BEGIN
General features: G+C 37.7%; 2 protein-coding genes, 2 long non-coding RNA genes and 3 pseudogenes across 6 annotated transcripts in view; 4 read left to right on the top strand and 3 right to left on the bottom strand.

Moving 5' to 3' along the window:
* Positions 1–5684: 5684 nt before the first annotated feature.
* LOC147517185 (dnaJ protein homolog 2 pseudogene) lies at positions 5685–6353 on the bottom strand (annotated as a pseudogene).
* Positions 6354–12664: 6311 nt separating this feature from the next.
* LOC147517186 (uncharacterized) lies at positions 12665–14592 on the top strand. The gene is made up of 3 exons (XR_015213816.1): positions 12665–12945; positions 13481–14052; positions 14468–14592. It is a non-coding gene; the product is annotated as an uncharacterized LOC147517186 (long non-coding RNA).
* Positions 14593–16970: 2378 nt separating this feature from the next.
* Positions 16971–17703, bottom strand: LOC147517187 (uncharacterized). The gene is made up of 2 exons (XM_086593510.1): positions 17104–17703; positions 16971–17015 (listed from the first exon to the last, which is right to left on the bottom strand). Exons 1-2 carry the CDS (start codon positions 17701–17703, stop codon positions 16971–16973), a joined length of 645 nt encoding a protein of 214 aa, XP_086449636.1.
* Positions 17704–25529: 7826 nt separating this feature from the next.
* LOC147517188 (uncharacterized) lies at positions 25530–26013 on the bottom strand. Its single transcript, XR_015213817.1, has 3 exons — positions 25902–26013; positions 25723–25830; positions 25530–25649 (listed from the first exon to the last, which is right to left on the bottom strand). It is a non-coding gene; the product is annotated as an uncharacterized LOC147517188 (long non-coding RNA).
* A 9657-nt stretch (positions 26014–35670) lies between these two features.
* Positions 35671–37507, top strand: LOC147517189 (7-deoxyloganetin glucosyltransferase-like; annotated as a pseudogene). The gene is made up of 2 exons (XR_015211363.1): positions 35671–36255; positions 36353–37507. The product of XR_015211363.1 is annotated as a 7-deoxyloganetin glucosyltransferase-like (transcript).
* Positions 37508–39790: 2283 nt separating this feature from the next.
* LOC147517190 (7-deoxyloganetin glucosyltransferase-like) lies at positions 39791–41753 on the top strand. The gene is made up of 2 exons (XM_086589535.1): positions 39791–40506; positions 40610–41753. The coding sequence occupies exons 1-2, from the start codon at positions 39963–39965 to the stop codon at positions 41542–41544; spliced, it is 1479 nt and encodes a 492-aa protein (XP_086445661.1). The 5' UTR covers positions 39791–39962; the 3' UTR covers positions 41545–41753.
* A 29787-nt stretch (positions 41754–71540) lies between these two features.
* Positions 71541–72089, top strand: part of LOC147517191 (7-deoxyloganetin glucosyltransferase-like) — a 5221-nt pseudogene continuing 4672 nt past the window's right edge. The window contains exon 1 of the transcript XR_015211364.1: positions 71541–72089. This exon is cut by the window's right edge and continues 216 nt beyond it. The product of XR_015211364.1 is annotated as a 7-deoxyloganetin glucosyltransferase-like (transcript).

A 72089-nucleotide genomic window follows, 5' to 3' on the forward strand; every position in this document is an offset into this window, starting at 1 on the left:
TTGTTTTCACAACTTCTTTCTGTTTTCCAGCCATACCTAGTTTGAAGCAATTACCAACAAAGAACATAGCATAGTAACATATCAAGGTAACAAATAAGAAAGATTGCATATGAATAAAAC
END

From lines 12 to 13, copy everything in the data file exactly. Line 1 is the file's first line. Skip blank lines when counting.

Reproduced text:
* Positions 35671–37507, top strand: LOC147517189 (7-deoxyloganetin glucosyltransferase-like; annotated as a pseudogene). The gene is made up of 2 exons (XR_015211363.1): positions 35671–36255; positions 36353–37507. The product of XR_015211363.1 is annotated as a 7-deoxyloganetin glucosyltransferase-like (transcript).
* Positions 37508–39790: 2283 nt separating this feature from the next.